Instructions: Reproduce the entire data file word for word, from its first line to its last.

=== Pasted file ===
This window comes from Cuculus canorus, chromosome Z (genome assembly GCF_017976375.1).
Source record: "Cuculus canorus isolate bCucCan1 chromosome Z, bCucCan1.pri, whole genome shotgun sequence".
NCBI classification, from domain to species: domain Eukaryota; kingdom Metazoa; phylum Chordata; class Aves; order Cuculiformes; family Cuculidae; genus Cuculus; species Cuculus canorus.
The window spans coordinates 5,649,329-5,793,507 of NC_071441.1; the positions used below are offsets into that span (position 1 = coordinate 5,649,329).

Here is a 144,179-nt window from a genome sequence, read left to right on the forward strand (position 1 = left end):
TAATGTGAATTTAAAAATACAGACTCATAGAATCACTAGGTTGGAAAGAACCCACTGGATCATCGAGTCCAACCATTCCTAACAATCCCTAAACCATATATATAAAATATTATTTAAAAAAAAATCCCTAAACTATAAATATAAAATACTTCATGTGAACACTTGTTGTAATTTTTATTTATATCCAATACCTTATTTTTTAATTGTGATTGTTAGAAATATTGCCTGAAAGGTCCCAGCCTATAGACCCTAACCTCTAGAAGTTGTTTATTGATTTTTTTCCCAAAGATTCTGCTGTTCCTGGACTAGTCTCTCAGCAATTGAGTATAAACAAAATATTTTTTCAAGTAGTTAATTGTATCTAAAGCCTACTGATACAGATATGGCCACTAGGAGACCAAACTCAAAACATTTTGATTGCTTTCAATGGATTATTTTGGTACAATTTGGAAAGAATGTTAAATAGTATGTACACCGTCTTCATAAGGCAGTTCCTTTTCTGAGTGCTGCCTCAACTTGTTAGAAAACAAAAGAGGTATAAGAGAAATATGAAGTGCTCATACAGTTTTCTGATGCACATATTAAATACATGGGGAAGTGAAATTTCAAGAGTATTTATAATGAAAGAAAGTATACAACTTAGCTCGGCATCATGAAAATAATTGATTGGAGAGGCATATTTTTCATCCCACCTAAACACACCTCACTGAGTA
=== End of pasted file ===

This window comes from Cuculus canorus, chromosome Z (genome assembly GCF_017976375.1).
Source record: "Cuculus canorus isolate bCucCan1 chromosome Z, bCucCan1.pri, whole genome shotgun sequence".
NCBI classification, from domain to species: domain Eukaryota; kingdom Metazoa; phylum Chordata; class Aves; order Cuculiformes; family Cuculidae; genus Cuculus; species Cuculus canorus.
The window spans coordinates 5,649,329-5,793,507 of NC_071441.1; the positions used below are offsets into that span (position 1 = coordinate 5,649,329).

Here is a 144,179-nt window from a genome sequence, read left to right on the forward strand (position 1 = left end):
TAATGTGAATTTAAAAATACAGACTCATAGAATCACTAGGTTGGAAAGAACCCACTGGATCATCGAGTCCAACCATTCCTAACAATCCCTAAACCATATATATAAAATATTATTTAAAAAAAAATCCCTAAACTATAAATATAAAATACTTCATGTGAACACTTGTTGTAATTTTTATTTATATCCAATACCTTATTTTTTAATTGTGATTGTTAGAAATATTGCCTGAAAGGTCCCAGCCTATAGACCCTAACCTCTAGAAGTTGTTTATTGATTTTTTTCCCAAAGATTCTGCTGTTCCTGGACTAGTCTCTCAGCAATTGAGTATAAACAAAATATTTTTTCAAGTAGTTAATTGTATCTAAAGCCTACTGATACAGATATGGCCACTAGGAGACCAAACTCAAAACATTTTGATTGCTTTCAATGGATTATTTTGGTACAATTTGGAAAGAATGTTAAATAGTATGTACACCGTCTTCATAAGGCAGTTCCTTTTCTGAGTGCTGCCTCAACTTGTTAGAAAACAAAAGAGGTATAAGAGAAATATGAAGTGCTCATACAGTTTTCTGATGCACATATTAAATACATGGGGAAGTGAAATTTCAAGAGTATTTATAATGAAAGAAAGTATACAACTTAGCTCGGCATCATGAAAATAATTGATTGGAGAGGCATATTTTTCATCCCACCTAAACACACCTCACTGAGTA